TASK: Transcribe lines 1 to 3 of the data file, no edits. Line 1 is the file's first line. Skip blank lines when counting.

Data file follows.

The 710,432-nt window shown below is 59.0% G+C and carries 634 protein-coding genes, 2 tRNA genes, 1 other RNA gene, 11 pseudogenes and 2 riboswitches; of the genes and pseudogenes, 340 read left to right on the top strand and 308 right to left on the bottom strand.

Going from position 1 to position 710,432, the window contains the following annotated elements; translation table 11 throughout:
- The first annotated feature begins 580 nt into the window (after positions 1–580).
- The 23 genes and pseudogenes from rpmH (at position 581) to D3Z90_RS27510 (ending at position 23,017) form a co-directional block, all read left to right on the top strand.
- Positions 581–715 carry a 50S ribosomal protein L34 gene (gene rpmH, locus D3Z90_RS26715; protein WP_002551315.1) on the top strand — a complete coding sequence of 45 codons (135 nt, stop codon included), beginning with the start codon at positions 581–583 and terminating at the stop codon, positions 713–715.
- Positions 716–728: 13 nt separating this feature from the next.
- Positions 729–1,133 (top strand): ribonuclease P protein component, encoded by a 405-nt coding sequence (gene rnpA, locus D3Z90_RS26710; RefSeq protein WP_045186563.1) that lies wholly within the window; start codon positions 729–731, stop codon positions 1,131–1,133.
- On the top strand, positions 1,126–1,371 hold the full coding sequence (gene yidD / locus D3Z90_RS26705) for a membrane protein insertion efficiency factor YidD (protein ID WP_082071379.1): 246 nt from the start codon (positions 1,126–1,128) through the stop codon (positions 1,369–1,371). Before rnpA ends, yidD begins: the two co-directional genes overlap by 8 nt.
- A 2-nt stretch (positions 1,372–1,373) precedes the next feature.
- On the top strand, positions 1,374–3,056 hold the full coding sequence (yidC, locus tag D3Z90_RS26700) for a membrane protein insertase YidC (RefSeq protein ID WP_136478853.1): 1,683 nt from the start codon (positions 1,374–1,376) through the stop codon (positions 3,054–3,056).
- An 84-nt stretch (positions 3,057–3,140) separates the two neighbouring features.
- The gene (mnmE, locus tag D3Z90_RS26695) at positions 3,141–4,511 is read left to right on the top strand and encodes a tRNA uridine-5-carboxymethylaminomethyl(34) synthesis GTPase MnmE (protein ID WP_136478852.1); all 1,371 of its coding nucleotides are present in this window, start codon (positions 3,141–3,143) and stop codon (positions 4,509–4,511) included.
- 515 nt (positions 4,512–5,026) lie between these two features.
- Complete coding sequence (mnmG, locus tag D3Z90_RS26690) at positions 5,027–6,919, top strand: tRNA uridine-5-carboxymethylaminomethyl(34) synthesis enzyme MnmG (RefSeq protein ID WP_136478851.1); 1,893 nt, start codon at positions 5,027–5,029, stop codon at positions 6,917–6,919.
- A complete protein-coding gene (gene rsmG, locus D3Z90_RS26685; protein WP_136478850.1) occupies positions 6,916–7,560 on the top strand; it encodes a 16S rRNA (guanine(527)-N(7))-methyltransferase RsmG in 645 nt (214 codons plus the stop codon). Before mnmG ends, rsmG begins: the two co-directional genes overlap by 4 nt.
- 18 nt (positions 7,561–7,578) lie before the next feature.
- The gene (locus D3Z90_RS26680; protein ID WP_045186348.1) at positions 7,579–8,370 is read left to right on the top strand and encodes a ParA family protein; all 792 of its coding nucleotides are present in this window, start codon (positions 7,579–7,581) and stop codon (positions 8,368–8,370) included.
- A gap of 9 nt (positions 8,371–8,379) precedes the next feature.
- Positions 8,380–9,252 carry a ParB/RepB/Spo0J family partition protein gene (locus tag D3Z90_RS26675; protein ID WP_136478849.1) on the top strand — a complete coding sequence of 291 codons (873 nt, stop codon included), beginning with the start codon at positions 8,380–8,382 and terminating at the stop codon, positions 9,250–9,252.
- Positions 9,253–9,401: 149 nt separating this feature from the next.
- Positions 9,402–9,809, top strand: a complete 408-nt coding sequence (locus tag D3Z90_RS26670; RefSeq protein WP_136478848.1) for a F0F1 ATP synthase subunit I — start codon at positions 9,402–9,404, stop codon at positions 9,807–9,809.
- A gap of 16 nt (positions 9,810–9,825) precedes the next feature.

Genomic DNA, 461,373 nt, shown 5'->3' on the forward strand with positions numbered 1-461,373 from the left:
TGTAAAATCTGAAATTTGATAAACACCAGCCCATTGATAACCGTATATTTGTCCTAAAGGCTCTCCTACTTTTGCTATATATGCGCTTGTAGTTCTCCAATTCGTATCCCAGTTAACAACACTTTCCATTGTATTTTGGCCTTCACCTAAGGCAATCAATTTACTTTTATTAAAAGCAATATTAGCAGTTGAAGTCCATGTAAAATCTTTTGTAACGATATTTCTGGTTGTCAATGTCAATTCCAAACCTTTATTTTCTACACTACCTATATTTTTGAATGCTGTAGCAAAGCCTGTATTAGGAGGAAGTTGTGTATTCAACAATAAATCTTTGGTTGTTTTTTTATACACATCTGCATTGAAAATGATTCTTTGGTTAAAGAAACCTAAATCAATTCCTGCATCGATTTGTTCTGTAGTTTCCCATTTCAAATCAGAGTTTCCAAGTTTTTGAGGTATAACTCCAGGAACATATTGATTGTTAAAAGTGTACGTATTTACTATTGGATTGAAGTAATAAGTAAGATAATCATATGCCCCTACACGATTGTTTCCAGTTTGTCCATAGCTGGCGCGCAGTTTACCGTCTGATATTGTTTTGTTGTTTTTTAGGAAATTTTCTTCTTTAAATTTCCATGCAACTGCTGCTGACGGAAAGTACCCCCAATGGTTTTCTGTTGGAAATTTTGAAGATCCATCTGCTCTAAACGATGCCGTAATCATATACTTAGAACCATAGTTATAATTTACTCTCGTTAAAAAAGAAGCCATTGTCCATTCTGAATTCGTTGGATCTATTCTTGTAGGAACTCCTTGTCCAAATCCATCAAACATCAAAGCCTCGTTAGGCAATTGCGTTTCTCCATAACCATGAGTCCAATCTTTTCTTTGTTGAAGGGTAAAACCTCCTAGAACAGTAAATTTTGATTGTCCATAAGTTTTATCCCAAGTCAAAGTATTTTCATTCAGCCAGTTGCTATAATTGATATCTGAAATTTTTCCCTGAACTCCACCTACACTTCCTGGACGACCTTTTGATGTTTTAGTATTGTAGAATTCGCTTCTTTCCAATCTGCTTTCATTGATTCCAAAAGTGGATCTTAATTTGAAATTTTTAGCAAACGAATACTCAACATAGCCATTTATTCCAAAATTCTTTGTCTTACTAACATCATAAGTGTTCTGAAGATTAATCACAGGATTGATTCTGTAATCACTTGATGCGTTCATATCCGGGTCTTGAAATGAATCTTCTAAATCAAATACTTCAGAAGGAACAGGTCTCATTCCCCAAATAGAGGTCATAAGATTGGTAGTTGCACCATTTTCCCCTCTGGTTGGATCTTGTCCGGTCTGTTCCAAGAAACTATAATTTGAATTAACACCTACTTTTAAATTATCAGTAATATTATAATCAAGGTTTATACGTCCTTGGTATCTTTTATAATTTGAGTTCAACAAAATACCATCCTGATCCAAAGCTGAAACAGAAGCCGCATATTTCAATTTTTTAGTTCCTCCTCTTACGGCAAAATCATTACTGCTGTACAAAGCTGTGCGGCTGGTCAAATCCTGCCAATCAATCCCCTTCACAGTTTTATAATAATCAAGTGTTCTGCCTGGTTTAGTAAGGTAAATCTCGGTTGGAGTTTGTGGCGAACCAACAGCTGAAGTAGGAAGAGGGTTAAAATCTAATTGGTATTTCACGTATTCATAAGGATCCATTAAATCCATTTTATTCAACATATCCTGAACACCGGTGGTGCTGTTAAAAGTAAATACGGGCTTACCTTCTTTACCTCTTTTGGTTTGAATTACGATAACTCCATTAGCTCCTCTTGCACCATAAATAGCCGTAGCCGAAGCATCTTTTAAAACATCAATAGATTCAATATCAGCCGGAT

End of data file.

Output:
The 710,432-nt window shown below is 59.0% G+C and carries 634 protein-coding genes, 2 tRNA genes, 1 other RNA gene, 11 pseudogenes and 2 riboswitches; of the genes and pseudogenes, 340 read left to right on the top strand and 308 right to left on the bottom strand.

Going from position 1 to position 710,432, the window contains the following annotated elements; translation table 11 throughout:
- The first annotated feature begins 580 nt into the window (after positions 1–580).